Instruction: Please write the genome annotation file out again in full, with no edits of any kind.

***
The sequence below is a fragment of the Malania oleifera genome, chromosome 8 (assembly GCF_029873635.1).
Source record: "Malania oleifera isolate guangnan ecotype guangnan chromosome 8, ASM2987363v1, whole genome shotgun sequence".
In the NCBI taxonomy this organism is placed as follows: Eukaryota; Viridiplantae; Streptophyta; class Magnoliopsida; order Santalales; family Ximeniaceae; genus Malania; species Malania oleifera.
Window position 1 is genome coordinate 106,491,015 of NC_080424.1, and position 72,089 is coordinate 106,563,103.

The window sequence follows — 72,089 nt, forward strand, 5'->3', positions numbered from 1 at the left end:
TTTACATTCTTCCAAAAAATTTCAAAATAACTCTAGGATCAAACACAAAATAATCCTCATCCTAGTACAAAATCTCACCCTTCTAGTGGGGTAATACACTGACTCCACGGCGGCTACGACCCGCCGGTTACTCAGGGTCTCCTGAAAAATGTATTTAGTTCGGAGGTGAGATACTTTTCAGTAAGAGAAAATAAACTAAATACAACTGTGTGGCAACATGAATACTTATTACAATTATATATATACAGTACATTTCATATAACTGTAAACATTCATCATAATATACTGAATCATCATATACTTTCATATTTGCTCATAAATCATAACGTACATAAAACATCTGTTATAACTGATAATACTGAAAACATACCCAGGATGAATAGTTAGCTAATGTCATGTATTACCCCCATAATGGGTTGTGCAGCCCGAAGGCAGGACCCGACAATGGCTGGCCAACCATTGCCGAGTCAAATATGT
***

The sequence below is a fragment of the Malania oleifera genome, chromosome 8 (assembly GCF_029873635.1).
Source record: "Malania oleifera isolate guangnan ecotype guangnan chromosome 8, ASM2987363v1, whole genome shotgun sequence".
In the NCBI taxonomy this organism is placed as follows: Eukaryota; Viridiplantae; Streptophyta; class Magnoliopsida; order Santalales; family Ximeniaceae; genus Malania; species Malania oleifera.
Window position 1 is genome coordinate 106,491,015 of NC_080424.1, and position 72,089 is coordinate 106,563,103.

The window sequence follows — 72,089 nt, forward strand, 5'->3', positions numbered from 1 at the left end:
TTTACATTCTTCCAAAAAATTTCAAAATAACTCTAGGATCAAACACAAAATAATCCTCATCCTAGTACAAAATCTCACCCTTCTAGTGGGGTAATACACTGACTCCACGGCGGCTACGACCCGCCGGTTACTCAGGGTCTCCTGAAAAATGTATTTAGTTCGGAGGTGAGATACTTTTCAGTAAGAGAAAATAAACTAAATACAACTGTGTGGCAACATGAATACTTATTACAATTATATATATACAGTACATTTCATATAACTGTAAACATTCATCATAATATACTGAATCATCATATACTTTCATATTTGCTCATAAATCATAACGTACATAAAACATCTGTTATAACTGATAATACTGAAAACATACCCAGGATGAATAGTTAGCTAATGTCATGTATTACCCCCATAATGGGTTGTGCAGCCCGAAGGCAGGACCCGACAATGGCTGGCCAACCATTGCCGAGTCAAATATGT